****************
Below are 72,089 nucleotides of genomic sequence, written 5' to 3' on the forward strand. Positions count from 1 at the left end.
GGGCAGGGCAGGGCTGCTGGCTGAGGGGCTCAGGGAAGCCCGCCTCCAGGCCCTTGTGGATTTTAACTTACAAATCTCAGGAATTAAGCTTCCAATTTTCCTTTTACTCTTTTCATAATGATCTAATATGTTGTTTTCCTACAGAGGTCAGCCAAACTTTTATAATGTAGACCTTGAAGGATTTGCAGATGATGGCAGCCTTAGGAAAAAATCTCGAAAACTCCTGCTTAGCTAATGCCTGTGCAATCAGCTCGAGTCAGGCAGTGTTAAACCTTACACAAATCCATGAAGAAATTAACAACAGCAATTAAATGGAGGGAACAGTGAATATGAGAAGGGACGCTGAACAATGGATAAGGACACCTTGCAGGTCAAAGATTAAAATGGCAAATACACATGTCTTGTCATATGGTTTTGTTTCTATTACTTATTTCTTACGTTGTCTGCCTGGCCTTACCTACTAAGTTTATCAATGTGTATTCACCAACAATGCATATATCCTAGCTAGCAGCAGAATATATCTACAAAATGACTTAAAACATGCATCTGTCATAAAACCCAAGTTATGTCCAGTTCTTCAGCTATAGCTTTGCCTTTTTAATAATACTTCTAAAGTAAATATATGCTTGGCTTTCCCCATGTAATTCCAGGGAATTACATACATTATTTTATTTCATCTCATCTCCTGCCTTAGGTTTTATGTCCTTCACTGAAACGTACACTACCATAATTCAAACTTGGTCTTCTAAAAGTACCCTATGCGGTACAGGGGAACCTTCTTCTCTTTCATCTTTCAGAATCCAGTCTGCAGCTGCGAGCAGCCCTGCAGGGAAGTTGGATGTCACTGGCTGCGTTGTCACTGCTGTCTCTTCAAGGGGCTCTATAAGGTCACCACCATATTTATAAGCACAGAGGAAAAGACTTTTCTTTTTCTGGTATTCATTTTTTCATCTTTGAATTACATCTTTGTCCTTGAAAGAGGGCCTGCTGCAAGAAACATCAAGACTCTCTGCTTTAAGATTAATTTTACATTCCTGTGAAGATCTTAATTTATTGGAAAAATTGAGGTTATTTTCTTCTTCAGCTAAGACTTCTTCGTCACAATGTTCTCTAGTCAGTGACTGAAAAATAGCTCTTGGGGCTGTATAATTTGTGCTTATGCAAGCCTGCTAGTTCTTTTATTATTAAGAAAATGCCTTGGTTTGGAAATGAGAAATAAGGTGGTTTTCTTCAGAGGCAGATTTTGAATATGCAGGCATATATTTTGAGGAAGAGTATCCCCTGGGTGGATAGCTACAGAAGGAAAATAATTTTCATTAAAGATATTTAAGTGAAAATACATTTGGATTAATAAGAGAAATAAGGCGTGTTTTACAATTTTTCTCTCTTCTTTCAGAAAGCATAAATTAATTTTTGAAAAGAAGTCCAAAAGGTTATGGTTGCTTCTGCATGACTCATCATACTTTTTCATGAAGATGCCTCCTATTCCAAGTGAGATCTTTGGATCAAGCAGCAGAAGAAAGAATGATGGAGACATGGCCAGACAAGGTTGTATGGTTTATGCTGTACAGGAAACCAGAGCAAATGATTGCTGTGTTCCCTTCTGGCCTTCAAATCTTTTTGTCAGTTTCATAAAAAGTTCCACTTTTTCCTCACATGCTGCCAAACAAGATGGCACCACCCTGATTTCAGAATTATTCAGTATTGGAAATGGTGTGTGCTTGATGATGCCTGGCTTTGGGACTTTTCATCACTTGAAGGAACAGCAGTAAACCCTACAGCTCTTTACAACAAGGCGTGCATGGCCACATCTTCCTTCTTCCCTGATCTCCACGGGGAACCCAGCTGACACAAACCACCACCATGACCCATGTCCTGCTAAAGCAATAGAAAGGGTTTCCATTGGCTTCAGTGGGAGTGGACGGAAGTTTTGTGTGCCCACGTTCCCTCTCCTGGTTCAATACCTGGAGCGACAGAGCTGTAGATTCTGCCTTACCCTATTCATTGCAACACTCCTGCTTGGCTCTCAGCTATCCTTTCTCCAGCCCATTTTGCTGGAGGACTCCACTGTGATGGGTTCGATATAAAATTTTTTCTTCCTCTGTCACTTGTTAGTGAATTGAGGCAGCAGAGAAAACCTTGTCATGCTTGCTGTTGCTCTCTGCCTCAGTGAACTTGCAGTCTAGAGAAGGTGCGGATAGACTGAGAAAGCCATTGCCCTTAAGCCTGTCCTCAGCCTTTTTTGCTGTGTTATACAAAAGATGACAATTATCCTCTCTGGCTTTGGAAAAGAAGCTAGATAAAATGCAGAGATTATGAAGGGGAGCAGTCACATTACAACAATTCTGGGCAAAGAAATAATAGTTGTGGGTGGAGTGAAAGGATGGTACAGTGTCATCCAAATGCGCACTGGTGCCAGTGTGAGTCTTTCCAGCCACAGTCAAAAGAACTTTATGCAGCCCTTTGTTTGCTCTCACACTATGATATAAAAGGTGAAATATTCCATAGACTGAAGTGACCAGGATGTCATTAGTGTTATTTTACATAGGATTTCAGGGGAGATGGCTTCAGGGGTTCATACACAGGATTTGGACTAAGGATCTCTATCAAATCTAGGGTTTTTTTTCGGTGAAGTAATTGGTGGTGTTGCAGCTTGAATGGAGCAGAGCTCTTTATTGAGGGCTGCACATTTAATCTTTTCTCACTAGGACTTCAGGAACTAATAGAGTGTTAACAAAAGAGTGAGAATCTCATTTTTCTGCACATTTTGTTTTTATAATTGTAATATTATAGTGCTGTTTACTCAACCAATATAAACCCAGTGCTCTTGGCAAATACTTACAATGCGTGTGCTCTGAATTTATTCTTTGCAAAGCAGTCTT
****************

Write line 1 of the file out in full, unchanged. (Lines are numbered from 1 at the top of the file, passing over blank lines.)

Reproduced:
Below are 72,089 nucleotides of genomic sequence, written 5' to 3' on the forward strand. Positions count from 1 at the left end.